Myron was an ancient Greek sculptor who lived in the 5th century BCE. He was born in Eleutherae, a small town in Boeotia, and was considered one of the greatest sculptors of his time.
Myron is best known for his sculptures of athletes, which were characterized by their realism and naturalism. He was one of the first artists to depict the human body in motion, capturing the tense muscles and fluid movements of runners, wrestlers, and other athletes. His sculptures were so lifelike that they were often mistaken for real people.
One of Myron's most famous works is the "Discus Thrower," also known as the "Discobolus." This sculpture depicts a young athlete about to throw a discus, and it is considered one of the greatest examples of classical Greek art. The sculpture is famous for its balance and tension, as the athlete's body is perfectly poised to throw the discus. The "Discus Thrower" has been reproduced countless times and has become a symbol of athletic prowess and strength.
Myron was also known for his sculptures of animals, particularly his depictions of bulls. His "Bronze Bull" was a sculpture of a charging bull, and it was so realistic that it was said to have frightened people who saw it.
In addition to his sculptures, Myron was also a skilled painter and worked in other mediums such as bronze and marble. He was a member of the school of the Crotoniates, a group of artists who were known for their realism and naturalism.
Myron's work had a lasting impact on the art of ancient Greece and beyond. His sculptures were highly prized and were often copied by later artists. His naturalistic style influenced the development of classical Greek art and laid the foundation for the realism of later art movements such as the Renaissance.
In conclusion, Myron was a highly skilled and influential sculptor who made significant contributions to the art of ancient Greece. His sculptures of athletes and animals are still admired today for their realism and naturalism, and his work continues to inspire artists and art enthusiasts around the world.
5.12: Myron, Discus Thrower
Some seem to reproduce their originals with considerable exactness; others are obviously far inferior to them. Credit: AMNA The Holy Myrrh, or Holy Myron, the oil with the highest level of sanctification in the Christian Church, was prepared during the Holy Week at the Ecumenical Patriarchate in Istanbul to be distributed throughout the Orthodox world. The only diminutives you can maybe find are Mirkos and Miros but they are uncommon. The work was widely admired for capturing the instability of an instant motion and combining it with a composition of balance and harmony. Sculpting in bronze, he was noted for his animals of which no examples have survived and for his athletes in action. Beside this excellence of artistic composition, the clever choice of the right moment for representation and of an athletic exercise in which such a moment occurs must also be allowed their merit.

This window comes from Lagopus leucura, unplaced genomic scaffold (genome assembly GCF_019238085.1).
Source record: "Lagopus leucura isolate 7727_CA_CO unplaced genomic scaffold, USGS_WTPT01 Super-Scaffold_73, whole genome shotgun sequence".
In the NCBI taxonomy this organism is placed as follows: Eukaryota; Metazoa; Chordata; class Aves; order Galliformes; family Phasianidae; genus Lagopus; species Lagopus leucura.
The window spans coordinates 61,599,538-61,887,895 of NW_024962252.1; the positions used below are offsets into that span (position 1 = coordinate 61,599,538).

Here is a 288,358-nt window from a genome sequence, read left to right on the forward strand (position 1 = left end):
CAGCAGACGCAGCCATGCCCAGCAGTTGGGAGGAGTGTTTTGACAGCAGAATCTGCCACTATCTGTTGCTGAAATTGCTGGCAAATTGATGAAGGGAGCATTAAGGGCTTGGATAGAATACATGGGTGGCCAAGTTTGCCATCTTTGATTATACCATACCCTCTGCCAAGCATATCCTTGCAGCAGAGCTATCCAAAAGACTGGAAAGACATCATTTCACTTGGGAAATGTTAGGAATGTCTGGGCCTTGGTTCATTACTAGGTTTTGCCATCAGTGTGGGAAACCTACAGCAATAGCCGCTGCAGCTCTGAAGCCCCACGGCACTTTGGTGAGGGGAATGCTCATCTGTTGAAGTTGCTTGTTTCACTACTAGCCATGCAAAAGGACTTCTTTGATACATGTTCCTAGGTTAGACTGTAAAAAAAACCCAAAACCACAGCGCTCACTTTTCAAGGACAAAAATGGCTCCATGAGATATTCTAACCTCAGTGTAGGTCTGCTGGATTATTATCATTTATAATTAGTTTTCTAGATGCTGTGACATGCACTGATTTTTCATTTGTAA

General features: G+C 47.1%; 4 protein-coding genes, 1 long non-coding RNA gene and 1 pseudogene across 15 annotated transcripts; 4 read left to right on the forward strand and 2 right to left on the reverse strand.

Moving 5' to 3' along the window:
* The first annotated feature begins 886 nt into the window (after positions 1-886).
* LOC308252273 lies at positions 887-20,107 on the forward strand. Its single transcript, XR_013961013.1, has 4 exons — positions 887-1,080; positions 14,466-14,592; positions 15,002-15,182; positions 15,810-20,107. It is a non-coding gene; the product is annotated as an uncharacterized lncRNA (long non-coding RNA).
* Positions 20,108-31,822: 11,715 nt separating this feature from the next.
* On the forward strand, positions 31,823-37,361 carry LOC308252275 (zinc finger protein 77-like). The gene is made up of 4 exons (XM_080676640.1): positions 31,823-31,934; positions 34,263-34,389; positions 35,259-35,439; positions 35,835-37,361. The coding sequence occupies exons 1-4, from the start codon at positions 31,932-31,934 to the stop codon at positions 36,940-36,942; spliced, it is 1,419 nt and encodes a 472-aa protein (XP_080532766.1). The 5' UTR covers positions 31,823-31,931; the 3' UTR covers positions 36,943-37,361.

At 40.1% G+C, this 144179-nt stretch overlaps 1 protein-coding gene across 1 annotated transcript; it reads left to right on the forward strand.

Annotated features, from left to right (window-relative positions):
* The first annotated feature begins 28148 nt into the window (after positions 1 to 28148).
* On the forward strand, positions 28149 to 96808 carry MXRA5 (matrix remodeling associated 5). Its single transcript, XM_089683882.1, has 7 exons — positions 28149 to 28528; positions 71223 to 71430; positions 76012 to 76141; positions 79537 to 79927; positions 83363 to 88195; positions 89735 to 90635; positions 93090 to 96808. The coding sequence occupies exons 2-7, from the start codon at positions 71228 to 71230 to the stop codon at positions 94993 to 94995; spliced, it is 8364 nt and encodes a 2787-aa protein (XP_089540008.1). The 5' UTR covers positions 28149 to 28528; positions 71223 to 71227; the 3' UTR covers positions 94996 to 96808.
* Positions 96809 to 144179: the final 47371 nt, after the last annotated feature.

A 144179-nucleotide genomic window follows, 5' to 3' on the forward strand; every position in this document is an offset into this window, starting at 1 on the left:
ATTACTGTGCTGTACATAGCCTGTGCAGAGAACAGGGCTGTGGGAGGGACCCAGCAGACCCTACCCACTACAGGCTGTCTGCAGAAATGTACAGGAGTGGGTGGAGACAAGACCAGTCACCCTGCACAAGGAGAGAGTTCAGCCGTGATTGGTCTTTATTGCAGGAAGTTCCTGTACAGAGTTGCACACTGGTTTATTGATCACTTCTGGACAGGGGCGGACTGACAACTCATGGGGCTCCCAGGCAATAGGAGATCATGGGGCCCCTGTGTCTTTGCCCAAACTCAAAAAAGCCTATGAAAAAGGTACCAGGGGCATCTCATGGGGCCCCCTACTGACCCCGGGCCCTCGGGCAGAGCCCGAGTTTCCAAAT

The potential energy expressed in this sculpture's tightly wound pose, expressing the moment of stasis just before the release, is an example of the advancement of Classical sculpture from Discobolus in the National Roman Museum in Palazzo Massimo alle Terme. It was not a very popular name for many decades but towards the end of the 80s, when naming children with ancient Greek names became popular again in Greece, Miron also became more common in male boys, mostly in urban centers. Myron is often credited with being the first sculptor to master this style. Myron was born at Eleutherai on the Attic side of Mt. In 1937, This is a part of the Wikipedia article used under the Creative Commons Attribution-Sharealike 3. He also fashioned vessels in metal, following a pattern of involvement in the minor arts common to sculptors in the 5th and 4th centuries B.
Quintilian himself declares that to find fault with the Discobolus argues a lack of appreciation of art. His chief material was bronze, and colossal figures of gold and ivory are also ascribed to him. GREATEST GREEK STATUE For analysis of an important work of Hellenism, see: Myron active 480-440 BCE Myron was one of the Greek sculpture. His works are known through descriptions by ancient writers, such as Pliny and Pausanias, and two of them by copies, the Discobolus Gr. The abundance of the elements that make up the world symbolizes the diversity of Christian virtues. Miron or Myron is a male Greek name, commonly found in the ancient years. These indications, such as they are, point to the "Transitional period.
The Discobolus Palombara, the first copy of this famous sculpture to have been discovered, was found in 1781. Had Myron been born a century earlier, he could no more have produced these works than if he had lived at the present day. It was from the models in the palaestra and the stadium that the sculptors of Greece drew their inspiration. His statues are said to have been scattered in sanctuaries throughout the Greek world, from Sicily to Ionia, with a concentration on the Athenian Acropolis. This is evidently the meaning of the story, though it is misinterpreted by some later authorities in accordance with the eclectic spirit of their own age. West, The Journal of Hellenic Studies Vol. All are marred by the supporting tree-stump, though this was differently treated by different copyists.